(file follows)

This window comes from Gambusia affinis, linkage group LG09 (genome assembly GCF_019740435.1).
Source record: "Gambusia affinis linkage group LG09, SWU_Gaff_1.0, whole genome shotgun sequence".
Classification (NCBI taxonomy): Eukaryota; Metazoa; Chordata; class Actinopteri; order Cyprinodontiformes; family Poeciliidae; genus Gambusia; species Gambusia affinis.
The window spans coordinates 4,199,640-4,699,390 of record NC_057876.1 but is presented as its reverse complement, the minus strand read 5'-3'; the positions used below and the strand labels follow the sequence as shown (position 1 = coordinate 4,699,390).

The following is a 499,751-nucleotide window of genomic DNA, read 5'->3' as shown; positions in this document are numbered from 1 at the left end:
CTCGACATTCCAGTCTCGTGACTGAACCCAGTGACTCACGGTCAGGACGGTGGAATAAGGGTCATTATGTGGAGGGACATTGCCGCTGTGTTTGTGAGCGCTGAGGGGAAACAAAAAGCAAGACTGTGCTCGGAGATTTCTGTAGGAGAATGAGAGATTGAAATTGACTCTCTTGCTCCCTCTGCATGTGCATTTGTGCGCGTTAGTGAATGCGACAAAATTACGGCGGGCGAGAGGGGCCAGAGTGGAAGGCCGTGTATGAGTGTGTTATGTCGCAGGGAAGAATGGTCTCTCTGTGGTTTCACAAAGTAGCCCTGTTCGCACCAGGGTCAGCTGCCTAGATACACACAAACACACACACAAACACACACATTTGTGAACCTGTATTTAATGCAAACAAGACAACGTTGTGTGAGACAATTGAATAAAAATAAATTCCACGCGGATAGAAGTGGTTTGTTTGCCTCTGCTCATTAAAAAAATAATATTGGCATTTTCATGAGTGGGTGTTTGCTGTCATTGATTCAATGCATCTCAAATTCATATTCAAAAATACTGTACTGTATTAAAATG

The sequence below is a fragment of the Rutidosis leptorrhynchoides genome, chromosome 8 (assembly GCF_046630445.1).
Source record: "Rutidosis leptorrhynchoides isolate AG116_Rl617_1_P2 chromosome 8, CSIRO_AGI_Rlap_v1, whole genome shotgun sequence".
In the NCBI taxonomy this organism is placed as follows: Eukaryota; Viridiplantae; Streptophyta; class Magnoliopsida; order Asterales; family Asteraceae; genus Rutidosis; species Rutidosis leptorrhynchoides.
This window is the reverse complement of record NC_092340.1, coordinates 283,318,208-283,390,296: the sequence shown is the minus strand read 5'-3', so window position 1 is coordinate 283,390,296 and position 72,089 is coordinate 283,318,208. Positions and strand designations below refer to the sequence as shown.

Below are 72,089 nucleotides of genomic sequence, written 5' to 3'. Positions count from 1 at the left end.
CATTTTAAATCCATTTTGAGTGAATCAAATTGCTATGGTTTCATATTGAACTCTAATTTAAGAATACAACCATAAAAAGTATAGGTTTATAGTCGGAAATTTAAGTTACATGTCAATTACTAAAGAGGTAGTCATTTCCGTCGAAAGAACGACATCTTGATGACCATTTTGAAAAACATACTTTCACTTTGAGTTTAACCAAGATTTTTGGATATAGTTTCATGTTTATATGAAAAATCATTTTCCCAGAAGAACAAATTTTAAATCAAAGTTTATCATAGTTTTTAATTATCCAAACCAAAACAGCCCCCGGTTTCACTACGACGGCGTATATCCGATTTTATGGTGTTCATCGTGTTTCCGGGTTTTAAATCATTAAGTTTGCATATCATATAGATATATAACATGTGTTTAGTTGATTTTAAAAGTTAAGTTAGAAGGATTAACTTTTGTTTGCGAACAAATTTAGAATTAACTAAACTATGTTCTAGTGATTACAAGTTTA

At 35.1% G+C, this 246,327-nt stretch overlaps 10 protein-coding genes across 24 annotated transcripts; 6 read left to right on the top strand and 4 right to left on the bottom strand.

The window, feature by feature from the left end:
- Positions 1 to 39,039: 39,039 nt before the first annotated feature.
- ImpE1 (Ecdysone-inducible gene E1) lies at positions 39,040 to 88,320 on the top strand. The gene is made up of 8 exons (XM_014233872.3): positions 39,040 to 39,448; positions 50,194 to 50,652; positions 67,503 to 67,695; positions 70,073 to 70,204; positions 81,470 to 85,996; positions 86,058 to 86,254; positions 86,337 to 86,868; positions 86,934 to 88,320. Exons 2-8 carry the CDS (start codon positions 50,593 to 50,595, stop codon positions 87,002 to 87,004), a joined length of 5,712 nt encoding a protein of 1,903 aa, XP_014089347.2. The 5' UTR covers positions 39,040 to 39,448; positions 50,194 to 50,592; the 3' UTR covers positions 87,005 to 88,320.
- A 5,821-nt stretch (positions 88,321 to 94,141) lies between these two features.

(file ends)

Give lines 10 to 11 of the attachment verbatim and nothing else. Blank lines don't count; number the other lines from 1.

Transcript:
This window is the reverse complement of record NC_092340.1, coordinates 283,318,208-283,390,296: the sequence shown is the minus strand read 5'-3', so window position 1 is coordinate 283,390,296 and position 72,089 is coordinate 283,318,208. Positions and strand designations below refer to the sequence as shown.

Below are 72,089 nucleotides of genomic sequence, written 5' to 3'. Positions count from 1 at the left end.